Capital Region Grasslands Infographic

This infographic defines climate change and grasslands and describes climate change’s impacts to grasslands in the National Capital Region. 

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Harper's Ferry Flooding Infographic

This infographic explains the relationship between industrialization, deforestation, and flooding in the Harper’s Ferry area. 

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Video & Media

Videos and other media can be especially engaging and useful, both for in-person visitors and an online audience. Accessibility is key for videos and media—make sure to follow accessibility guidelines, for example, including captions and image descriptions. 

Flooding in Rock Creek Park

This video details flooding in Rock Creek Park and the threats it poses to the park’s iconic spaces.

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Invasive Plants

This video teaches about the impacts of invasive plants.

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Wood Thrush

This video describes how the Wood Thrush, a popular and iconic D.C. area bird, is threatened by Earth’s changing climate.

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KEPA Oral History Podcast

This podcast provides an oral history of the Kenilworth Aquatic Park and Gardens. 

Climate Friendly Parks Video

This video details the Climate Friendly Parks initiative in Prince William Forest Park.

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Climate communication resources geared towards children should be fun, colorful, and engaging.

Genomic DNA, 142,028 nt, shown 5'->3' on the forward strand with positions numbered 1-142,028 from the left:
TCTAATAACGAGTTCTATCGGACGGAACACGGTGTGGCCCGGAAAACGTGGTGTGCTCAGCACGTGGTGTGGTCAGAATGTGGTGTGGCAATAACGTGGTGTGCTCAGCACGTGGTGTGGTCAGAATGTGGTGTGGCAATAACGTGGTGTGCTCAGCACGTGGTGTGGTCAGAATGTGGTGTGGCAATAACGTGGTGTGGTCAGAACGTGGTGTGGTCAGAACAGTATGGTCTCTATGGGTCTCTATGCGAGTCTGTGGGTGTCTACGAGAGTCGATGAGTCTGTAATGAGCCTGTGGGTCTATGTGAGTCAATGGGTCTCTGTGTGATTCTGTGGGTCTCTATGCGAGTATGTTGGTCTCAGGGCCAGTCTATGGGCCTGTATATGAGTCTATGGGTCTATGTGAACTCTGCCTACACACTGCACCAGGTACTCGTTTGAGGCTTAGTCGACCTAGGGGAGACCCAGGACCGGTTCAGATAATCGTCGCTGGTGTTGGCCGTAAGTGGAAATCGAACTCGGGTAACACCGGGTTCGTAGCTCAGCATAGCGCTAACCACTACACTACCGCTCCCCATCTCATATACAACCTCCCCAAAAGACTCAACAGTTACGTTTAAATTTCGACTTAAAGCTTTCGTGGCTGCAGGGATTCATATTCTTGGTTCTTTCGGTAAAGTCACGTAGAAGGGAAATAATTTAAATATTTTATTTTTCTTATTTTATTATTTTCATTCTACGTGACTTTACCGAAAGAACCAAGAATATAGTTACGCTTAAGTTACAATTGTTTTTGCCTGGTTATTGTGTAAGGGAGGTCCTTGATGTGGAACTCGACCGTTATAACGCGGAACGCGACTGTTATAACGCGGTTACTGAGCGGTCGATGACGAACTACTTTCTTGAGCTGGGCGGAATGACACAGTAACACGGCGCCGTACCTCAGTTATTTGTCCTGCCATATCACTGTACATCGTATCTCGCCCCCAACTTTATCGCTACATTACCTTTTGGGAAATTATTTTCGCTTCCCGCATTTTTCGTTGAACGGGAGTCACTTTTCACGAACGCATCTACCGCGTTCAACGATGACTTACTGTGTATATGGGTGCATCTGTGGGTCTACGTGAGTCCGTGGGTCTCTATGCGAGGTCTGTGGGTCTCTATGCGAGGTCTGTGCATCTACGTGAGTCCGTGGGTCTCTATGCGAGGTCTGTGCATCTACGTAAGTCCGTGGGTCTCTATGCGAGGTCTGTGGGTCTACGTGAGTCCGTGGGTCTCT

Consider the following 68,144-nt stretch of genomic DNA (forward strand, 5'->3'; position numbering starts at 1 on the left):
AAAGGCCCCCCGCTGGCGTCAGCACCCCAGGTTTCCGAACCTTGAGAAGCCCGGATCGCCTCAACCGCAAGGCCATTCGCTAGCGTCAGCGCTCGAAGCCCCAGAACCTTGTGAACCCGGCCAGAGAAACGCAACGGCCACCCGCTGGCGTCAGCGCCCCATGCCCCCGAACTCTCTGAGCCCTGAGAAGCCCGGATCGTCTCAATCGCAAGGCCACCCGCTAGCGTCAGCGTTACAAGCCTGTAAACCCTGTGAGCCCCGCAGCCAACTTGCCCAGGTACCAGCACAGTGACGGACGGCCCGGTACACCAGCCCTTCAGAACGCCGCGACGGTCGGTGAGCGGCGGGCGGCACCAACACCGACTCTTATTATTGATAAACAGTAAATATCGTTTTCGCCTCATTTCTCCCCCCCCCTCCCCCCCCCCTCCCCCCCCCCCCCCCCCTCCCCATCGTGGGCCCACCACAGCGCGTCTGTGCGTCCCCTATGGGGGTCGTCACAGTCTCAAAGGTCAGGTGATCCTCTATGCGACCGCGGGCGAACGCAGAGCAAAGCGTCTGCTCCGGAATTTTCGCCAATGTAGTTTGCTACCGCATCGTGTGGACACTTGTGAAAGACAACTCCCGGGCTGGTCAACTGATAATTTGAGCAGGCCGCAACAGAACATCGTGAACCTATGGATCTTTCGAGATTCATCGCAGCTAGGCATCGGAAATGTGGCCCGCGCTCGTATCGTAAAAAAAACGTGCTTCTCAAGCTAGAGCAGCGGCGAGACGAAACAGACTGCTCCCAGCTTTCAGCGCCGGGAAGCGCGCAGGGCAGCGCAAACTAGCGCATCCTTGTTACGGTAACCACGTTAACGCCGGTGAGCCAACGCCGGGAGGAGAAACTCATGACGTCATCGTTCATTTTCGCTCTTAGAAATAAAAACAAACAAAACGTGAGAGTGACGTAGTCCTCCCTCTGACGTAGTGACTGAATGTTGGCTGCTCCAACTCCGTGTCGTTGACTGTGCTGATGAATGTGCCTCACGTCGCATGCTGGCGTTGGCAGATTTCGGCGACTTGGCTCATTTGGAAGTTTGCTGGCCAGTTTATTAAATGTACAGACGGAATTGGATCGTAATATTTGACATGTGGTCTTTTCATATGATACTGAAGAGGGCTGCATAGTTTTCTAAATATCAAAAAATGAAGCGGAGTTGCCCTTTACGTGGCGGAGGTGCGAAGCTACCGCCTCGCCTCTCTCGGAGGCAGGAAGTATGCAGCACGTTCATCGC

Trading Cards

These trading cards present simple descriptions of National Capital Region parks, with engaging illustrations and characters. 

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KEPA Choose Your Own Adventure

In this activity, children follow a monarch butterfly named Kendra to learn about plants and pollinators in Kenilworth Park and Aquatic Gardens. 

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Warm-Season Grasslands

In this Junior Ranger resource, children learn about warm-season grasslands in the National Capital Region. 

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Antietam Passport to Preservation

This resource guides children through checkpoints at Antietam National Battlefield, where they learn about preservation and climate impacts at the park. 

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About our Funder

UERLA is a Research Learning Center that translates complex research results into readily understandable information—supporting research, education, and technical assistance for 16 parks in the National Capital Region. The center provides science communication outreach to park managers and external audiences via websites, workshops, and publications.

UERLA also maintains research and education partnerships with universities, not-for- profit, education, and other federal agencies. Education activities provided by UERLA include training opportunities for NPS staff and partners, participating in science education programs, and building external partnerships that support science education in parks.